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United flight evacuated after teen sends picture of airsoft gun using AirDrop

United flight is evacuated just before takeoff after teen AirDrops picture of gun to fellow passengers

  • United Flight 2167 bound for Orlando was delayed on Thursday in San Francisco 
  • Teen aboard plane sent pic of airsoft gun to other passengers just before takeoff
  • Pic was sent through AirDrop which allows files to be sent to other iPhone users 
  • Pilot announced a ‘threat’ and all passengers were removed from the aircraft 
  • Passengers were re-screened through security before being let back on board 
  • Teen was not permitted back onto the flight, which took off short time later 

A teenager caused a panic aboard a United flight set to depart San Francisco International Airport on Thursday when he sent a photo of an airsoft gun through AirDrop, prompting officials to remove all passengers.

The incident took place aboard United Airlines Flight 2167 bound for Orlando on Thursday.

As the plane was preparing to pull out of the gate, a teen passenger started sending photos of the toy weapon to others on board, KNTV-TV reported.

The teen used the AirDrop feature on the Apple iPhone, which allows owners of devices using either the iOS and macOS operating systems to share files if connected through a wireless internet feed or Bluetooth.

A teenager caused a panic aboard a United flight set to depart San Francisco International Airport on Thursday when he sent a photo of an airsoft gun through AirDrop, prompting officials to remove all passengers. The image above is a 2019 stock photo of a United Airlines jet landing at London’s Heathrow International Airport

A teen on board sent pics of a toy airsoft gun (like the one seen in the stock image above)

A teen on board sent pics of a toy airsoft gun (like the one seen in the stock image above)

The teen used the AirDrop feature on the Apple iPhone, which allows owners of devices using either the iOS and macOS operating systems to share files if connected through a wireless internet feed or Bluetooth

The teen used the AirDrop feature on the Apple iPhone, which allows owners of devices using either the iOS and macOS operating systems to share files if connected through a wireless internet feed or Bluetooth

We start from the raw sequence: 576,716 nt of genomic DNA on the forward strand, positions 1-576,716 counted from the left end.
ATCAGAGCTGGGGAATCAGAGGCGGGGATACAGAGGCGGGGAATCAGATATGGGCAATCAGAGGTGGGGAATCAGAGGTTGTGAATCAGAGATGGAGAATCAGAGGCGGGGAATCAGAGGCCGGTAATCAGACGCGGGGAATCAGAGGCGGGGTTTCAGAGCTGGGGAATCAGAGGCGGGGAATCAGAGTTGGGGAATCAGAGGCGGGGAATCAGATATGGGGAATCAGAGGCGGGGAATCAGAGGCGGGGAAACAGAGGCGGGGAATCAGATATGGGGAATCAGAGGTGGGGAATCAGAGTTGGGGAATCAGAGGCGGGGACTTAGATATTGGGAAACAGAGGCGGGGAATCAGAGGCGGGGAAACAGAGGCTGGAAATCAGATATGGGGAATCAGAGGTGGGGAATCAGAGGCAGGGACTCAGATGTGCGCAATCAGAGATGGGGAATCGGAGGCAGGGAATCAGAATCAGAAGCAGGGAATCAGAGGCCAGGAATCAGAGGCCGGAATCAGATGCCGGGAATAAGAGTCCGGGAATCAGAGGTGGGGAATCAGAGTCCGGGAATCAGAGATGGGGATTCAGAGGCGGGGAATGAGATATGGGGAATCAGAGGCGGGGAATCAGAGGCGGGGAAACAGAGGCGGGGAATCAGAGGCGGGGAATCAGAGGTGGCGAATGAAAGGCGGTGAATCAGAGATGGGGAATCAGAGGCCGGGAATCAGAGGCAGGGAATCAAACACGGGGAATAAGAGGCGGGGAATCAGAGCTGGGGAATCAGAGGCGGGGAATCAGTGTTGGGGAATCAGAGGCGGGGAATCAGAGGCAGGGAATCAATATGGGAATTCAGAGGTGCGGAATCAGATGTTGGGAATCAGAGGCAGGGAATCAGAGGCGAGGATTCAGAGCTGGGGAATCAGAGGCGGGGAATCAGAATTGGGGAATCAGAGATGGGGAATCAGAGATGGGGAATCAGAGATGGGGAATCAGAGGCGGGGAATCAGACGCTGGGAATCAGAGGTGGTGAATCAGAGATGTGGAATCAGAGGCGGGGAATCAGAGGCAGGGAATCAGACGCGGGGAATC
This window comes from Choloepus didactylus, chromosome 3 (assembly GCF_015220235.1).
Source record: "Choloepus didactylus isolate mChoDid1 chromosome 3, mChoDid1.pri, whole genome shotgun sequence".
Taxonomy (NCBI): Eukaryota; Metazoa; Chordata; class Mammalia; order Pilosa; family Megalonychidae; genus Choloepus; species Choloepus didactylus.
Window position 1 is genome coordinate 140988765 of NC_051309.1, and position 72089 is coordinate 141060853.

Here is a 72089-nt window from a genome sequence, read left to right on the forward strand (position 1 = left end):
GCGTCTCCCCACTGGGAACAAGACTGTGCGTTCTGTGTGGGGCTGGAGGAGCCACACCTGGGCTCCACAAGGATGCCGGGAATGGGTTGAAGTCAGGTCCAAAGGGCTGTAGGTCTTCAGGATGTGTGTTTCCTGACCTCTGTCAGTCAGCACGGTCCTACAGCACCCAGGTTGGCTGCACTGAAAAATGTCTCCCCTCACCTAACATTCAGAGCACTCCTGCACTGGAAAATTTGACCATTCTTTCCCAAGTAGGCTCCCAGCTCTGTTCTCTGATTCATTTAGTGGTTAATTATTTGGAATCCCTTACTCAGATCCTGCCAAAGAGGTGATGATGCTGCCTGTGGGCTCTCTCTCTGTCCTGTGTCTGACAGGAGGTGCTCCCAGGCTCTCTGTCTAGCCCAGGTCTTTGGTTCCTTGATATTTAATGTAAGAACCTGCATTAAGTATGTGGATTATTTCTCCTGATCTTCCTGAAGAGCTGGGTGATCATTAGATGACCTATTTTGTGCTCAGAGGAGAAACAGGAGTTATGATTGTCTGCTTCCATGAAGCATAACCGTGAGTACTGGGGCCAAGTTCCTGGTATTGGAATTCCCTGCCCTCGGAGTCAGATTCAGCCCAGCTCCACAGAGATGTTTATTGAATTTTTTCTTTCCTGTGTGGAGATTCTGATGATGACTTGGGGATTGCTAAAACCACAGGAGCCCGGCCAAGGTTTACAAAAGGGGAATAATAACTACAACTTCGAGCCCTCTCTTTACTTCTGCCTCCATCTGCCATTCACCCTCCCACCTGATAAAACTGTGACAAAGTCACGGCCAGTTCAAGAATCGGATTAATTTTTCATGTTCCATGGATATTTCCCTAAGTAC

According to United, all of the passengers were removed from the aircraft ‘out of an abundance of caution’ and rescreened through security.

A security sweep of the plane was done before the passengers were permitted to re-board.

The teen who sent the photo was not permitted back onto the plane.

Chris Beale, a radio host and reporter, told SFGATE that the plane was ‘held on the tarmac after several passengers reported receiving inappropriate photos.’

Beale said his mother, Alesia Dobson, was a passenger on board the flight.

He said that after the photo of the gun was sent, the pilot announced that there was a threat on board, forcing everyone off of the plane.

The weapon that was photographed did not belong to the teen.

There is no word on whether the teen faces any disciplinary action or criminal penalties.

Apple’s AirDrop has frequently been exploited in recent years by cyber creeps to send unsolicited, explicit images to others nearby.

HOW TO CHANGE AIRDROP SETTINGS 

Once AirDrop is enabled, users are given three options for who can send them photos: Receiving Off, Contacts Only, or Everyone.

If you’re not sure what yours is set to, go to Settings > General > AirDrop.

Here, you’ll see the three options, with a blue check-mark next to the one you have enabled. 

For a more secure use of the function, select Contacts Only. 

Subway riders and other city-goers have increasingly reported that they’ve been sent sexually explicit pictures through Apple’s AirDrop tool in recent years.

After several New York City subway riders reported receiving unwanted photos of male genitalia through AirDrop, lawmakers moved to make it a crime punishable by up to a year in jail as well as a $1,000 fine.

Apple’s AirDrop tool allows iPhone users to send and receive files over WiFi and Bluetooth.

While undoubtedly a convenient feature in some circumstances, it’s also opened the door for a new type of predatory behavior.

Once AirDrop is enabled, users are given three options for who can send them photos: Receiving Off, Contacts Only, or Everyone.

But, many iPhone users have turned it on unaware that it’s set to accept ‘Everyone’ – and never expecting the feature to be used maliciously.

Unsolicited photos received while on the train, at the library, or standing on line at Starbucks, however, have come as a rude awakening to many, and a reminder to tighten their device’s privacy settings. 

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